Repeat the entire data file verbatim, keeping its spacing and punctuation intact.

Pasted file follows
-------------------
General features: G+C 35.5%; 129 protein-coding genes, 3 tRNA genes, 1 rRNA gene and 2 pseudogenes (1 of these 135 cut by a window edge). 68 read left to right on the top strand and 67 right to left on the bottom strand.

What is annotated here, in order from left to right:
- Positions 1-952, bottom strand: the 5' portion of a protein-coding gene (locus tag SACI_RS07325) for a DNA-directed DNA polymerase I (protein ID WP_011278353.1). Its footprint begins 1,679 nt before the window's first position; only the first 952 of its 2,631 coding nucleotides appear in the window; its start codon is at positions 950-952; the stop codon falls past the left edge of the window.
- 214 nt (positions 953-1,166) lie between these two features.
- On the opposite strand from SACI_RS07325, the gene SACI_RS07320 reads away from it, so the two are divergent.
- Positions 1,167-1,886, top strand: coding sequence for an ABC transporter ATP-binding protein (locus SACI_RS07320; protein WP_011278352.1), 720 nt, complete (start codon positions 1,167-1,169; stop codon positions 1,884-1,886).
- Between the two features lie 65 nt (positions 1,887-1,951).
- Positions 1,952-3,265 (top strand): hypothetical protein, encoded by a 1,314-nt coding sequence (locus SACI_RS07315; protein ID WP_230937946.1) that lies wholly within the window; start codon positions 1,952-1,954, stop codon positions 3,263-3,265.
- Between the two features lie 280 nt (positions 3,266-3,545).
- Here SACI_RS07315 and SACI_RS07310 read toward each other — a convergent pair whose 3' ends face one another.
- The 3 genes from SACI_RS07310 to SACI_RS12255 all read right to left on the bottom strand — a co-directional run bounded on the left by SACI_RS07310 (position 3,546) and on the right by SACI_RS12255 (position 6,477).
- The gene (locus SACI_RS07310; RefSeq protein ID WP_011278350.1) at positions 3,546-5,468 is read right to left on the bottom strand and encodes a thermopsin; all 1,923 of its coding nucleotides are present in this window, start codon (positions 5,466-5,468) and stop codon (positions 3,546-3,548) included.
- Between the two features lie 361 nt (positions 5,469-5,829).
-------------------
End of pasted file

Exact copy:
General features: G+C 35.5%; 129 protein-coding genes, 3 tRNA genes, 1 rRNA gene and 2 pseudogenes (1 of these 135 cut by a window edge). 68 read left to right on the top strand and 67 right to left on the bottom strand.

What is annotated here, in order from left to right:
- Positions 1-952, bottom strand: the 5' portion of a protein-coding gene (locus tag SACI_RS07325) for a DNA-directed DNA polymerase I (protein ID WP_011278353.1). Its footprint begins 1,679 nt before the window's first position; only the first 952 of its 2,631 coding nucleotides appear in the window; its start codon is at positions 950-952; the stop codon falls past the left edge of the window.
- 214 nt (positions 953-1,166) lie between these two features.
- On the opposite strand from SACI_RS07325, the gene SACI_RS07320 reads away from it, so the two are divergent.
- Positions 1,167-1,886, top strand: coding sequence for an ABC transporter ATP-binding protein (locus SACI_RS07320; protein WP_011278352.1), 720 nt, complete (start codon positions 1,167-1,169; stop codon positions 1,884-1,886).
- Between the two features lie 65 nt (positions 1,887-1,951).
- Positions 1,952-3,265 (top strand): hypothetical protein, encoded by a 1,314-nt coding sequence (locus SACI_RS07315; protein ID WP_230937946.1) that lies wholly within the window; start codon positions 1,952-1,954, stop codon positions 3,263-3,265.
- Between the two features lie 280 nt (positions 3,266-3,545).
- Here SACI_RS07315 and SACI_RS07310 read toward each other — a convergent pair whose 3' ends face one another.
- The 3 genes from SACI_RS07310 to SACI_RS12255 all read right to left on the bottom strand — a co-directional run bounded on the left by SACI_RS07310 (position 3,546) and on the right by SACI_RS12255 (position 6,477).
- The gene (locus SACI_RS07310; RefSeq protein ID WP_011278350.1) at positions 3,546-5,468 is read right to left on the bottom strand and encodes a thermopsin; all 1,923 of its coding nucleotides are present in this window, start codon (positions 5,466-5,468) and stop codon (positions 3,546-3,548) included.
- Between the two features lie 361 nt (positions 5,469-5,829).